You’ve probably heard the term “frenemies,” a new word that combines “friends” and “enemies.” In the business world, frenemies are two competitors that cooperate with each other to increase business, but at the expense of sharing customer purchase data and other proprietary business information. The birth of the Internet spawned the term, as smaller companies with something to sell struck deals with large web portals like Google, Facebook and Amazon in order to get access to the millions of eyeballs visiting these massive sites every day.
You spend your days helping others achieve optimal health, but what about your store? As the old adage goes, it is always the cobbler’s children that have no shoes. So, with March in full swing, and your vitamin and supplement sales at their annual peak, now is a good time to plan how you will optimize your slower summer months. Here are a few things you can think about to help get your store in good shape—optimal health, if you will.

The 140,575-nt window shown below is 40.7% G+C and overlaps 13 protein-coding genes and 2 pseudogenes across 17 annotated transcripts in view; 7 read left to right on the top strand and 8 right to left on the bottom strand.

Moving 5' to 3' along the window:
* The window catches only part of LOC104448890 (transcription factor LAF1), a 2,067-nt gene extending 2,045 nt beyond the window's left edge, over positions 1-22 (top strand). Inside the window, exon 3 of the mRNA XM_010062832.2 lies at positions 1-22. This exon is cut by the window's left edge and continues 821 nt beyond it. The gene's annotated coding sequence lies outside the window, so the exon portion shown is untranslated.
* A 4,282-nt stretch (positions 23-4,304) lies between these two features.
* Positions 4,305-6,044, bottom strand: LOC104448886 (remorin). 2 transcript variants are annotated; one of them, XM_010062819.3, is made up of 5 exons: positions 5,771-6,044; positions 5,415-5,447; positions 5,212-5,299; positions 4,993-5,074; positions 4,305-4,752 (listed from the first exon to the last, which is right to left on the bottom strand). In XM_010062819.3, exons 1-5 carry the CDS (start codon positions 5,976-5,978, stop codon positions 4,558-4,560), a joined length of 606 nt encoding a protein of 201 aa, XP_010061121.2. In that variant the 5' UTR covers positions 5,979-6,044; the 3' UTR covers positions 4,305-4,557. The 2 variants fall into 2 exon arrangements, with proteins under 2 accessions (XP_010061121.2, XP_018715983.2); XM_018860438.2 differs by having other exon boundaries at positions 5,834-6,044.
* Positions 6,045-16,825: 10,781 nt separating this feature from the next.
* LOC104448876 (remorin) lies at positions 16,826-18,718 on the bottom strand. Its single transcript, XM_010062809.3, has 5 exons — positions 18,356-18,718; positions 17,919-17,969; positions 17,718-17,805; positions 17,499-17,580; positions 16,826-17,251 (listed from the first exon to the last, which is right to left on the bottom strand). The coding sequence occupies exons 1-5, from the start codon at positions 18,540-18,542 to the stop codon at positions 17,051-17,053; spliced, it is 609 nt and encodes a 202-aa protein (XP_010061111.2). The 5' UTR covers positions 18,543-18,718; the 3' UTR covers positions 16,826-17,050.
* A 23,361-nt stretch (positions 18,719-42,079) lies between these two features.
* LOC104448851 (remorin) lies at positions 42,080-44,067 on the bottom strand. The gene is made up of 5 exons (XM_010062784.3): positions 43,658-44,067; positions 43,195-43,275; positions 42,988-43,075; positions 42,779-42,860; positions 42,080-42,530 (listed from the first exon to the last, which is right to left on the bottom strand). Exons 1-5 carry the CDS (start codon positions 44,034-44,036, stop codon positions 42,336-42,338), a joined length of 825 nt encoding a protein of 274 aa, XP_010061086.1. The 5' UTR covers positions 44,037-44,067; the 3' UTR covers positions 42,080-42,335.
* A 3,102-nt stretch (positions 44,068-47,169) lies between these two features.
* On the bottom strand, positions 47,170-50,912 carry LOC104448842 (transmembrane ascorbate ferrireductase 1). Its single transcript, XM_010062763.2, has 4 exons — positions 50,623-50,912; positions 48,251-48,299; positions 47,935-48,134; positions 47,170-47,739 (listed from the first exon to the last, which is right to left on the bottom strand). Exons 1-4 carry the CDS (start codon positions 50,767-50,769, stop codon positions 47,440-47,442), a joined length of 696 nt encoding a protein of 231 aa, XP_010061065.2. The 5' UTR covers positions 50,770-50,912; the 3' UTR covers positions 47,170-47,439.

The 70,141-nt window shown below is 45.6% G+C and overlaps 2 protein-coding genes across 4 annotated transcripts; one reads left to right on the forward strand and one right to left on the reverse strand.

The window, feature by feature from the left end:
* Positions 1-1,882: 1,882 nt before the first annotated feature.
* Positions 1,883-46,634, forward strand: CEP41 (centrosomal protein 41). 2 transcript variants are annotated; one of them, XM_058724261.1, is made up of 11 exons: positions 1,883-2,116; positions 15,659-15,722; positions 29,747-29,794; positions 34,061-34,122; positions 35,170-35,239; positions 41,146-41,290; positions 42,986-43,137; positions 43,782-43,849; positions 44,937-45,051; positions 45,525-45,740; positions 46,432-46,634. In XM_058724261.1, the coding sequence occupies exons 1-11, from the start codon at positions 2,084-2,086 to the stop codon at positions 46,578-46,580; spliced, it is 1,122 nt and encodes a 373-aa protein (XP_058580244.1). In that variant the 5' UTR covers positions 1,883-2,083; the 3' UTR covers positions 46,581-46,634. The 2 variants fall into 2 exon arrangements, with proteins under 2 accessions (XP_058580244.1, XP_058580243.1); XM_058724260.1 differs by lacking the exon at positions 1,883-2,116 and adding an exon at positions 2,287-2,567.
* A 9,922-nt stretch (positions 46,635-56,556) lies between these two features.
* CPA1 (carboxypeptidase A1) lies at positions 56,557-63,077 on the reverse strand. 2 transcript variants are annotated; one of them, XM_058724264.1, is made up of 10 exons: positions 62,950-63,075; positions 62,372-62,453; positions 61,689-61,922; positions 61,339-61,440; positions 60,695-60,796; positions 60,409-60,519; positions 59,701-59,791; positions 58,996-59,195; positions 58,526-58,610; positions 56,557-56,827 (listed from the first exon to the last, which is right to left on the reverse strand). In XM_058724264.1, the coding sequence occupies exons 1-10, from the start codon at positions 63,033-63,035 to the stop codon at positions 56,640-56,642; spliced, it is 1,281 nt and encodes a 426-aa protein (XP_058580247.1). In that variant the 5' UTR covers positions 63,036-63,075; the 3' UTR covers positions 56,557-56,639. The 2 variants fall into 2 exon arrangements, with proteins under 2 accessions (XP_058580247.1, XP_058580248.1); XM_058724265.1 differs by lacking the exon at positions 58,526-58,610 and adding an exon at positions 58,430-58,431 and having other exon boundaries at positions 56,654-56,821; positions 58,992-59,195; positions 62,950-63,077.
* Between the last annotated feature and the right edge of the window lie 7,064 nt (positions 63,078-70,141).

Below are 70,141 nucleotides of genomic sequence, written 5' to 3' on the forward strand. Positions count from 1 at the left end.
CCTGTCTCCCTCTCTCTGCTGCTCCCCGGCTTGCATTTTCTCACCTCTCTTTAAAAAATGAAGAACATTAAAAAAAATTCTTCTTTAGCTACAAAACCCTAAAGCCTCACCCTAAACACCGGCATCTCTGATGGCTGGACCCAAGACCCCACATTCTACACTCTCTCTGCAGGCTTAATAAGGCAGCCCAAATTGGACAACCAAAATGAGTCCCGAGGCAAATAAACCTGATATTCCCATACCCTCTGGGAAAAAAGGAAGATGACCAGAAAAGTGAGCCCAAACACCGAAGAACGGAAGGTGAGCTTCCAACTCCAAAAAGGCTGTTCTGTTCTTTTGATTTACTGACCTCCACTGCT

What products should you carry? The answer to this question 20 years ago was fairly simple, since natural products weren’t widely available; you just carried them all. But today, with retail competitors in eight separate distribution channels offering some or all of the same products you carry, the answer becomes more complex.
A couple of weeks before my mother passed away, and knowing she soon would, I asked for any advice she would give me. I was 31 at the time. After pausing for a moment, Mom answered, “Try to build something.”
Every business owner does it; thinks about selling from time to time. If you are an independent natural products retail store owner, chances are you’ve owned your store for a decade or more. Could it be time to pass the torch?
A Brief History
In June of 2002, H.J. Heinz Co. introduced the first organic ketchup by a mainstream, mass market food producer. Up until that time, only then-niche organic brands such as Muir Glen, Walnut Acres and the private label line of supernatural retailer, Austin, TX-based Whole Foods Markets, had risked venturing into the small but fast-growing branded organic foods segment. Around this time, conventional supermarkets were in various stages of toe-dipping into the natural and organic waters, expanding and then shrinking shelf space for the products depending on their stomach for risk. By 2003, the U.S. had entered a recession—mild by comparison to the Great Recession of 2007–2009—which caused a slowdown in sales of natural and organic foods within these traditional supermarkets.